• CONNECTION: AFW Surflon 19-strand wire with red glass bead.
  • FRONT HOOK: #1/0 or #4 (mini) MFC 7050.
  • SKIRT: Yellow grizzly variant schlappen.
  • RIB: Copper UTC wire, Brassie size.
  • BODY: Yellow Pearl Ice Wing (dubbed).
  • HACKLE: Yellow grizzly variant schlappen.
  • LEGS: Yellow/gold flake Barred Crazy Legs.
  • EYES: Yellow/white lead eyes with black pupil.
  • HEAD: Yellow deer hair.

Kelly Galloup’s Sex Dungeon checks the “trigger” box for streamer fanatics. John McClure commented, “If I could only fish one streamer for the rest of my life, it would be a Sex Dungeon!”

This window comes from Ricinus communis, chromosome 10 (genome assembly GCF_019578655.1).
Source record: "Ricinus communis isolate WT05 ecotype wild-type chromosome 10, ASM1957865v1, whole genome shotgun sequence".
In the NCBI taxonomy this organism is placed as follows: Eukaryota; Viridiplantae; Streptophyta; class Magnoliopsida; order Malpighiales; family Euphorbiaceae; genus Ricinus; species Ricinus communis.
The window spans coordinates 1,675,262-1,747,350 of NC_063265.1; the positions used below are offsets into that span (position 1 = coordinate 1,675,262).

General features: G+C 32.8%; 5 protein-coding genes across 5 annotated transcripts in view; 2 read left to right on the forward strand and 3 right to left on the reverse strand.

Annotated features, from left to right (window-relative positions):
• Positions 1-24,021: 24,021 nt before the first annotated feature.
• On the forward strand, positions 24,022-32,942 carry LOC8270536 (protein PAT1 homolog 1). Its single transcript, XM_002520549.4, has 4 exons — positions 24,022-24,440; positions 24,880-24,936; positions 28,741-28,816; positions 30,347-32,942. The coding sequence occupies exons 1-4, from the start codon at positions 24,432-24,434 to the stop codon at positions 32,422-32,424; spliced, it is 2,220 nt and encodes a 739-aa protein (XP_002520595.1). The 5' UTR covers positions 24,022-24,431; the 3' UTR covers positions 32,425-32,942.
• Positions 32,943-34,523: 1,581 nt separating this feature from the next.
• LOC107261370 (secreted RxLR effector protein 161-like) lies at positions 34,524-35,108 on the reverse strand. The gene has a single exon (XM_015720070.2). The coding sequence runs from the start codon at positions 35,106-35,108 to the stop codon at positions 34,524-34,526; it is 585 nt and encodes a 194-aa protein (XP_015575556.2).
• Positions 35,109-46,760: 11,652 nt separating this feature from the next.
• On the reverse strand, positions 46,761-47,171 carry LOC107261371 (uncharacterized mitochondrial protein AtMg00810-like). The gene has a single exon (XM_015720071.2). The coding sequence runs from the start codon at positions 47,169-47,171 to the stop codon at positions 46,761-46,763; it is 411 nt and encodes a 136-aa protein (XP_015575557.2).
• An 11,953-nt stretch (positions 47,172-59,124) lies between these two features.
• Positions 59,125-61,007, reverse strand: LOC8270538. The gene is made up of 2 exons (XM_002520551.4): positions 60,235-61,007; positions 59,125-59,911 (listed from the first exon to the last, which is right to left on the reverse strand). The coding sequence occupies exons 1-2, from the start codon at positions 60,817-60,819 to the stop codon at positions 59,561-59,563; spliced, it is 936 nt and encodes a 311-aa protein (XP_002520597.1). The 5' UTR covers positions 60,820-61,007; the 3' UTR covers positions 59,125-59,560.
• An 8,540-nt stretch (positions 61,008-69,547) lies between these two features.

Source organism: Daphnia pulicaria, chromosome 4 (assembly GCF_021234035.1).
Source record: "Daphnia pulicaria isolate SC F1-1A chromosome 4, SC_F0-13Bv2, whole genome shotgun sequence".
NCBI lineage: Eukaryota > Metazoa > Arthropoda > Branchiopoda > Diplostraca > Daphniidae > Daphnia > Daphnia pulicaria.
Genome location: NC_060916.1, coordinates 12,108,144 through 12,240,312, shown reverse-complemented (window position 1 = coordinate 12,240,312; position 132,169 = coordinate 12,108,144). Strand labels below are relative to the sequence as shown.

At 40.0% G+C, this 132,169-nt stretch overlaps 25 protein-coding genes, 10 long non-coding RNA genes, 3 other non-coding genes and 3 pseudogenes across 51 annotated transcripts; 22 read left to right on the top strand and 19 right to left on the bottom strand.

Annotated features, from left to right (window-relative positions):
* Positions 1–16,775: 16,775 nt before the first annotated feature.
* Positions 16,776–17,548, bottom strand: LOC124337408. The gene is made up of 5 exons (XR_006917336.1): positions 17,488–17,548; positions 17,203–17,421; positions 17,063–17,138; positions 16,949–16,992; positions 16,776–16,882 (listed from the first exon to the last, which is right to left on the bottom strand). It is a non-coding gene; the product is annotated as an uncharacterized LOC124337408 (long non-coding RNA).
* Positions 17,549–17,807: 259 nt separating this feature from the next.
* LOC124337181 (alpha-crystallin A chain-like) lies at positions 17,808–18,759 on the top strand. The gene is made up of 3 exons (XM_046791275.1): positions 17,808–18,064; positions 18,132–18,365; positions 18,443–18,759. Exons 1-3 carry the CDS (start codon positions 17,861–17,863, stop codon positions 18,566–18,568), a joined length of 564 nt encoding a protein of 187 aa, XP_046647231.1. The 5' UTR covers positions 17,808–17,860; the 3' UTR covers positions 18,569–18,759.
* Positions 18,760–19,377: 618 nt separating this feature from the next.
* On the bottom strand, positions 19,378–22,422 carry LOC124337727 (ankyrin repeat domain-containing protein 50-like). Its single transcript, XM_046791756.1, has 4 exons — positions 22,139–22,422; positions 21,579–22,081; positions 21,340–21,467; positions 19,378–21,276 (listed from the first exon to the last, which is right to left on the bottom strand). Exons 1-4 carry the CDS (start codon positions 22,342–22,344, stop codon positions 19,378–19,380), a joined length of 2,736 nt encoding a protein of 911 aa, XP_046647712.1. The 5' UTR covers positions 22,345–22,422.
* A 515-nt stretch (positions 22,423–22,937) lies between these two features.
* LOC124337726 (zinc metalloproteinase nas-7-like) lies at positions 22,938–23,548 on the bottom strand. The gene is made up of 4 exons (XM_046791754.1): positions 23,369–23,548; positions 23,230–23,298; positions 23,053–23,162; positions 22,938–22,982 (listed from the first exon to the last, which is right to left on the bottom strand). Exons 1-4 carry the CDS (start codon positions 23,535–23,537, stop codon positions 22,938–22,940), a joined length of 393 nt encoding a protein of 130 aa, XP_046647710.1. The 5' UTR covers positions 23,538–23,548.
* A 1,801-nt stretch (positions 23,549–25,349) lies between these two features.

Andrew Albright’s ultimate goal is to combine the creativity of his fly-tying influencers—Dr. John E. Albright, Charlie Craven, and Kelly Galloup—to create the most successful commercial trout fly pattern to ever hit the water.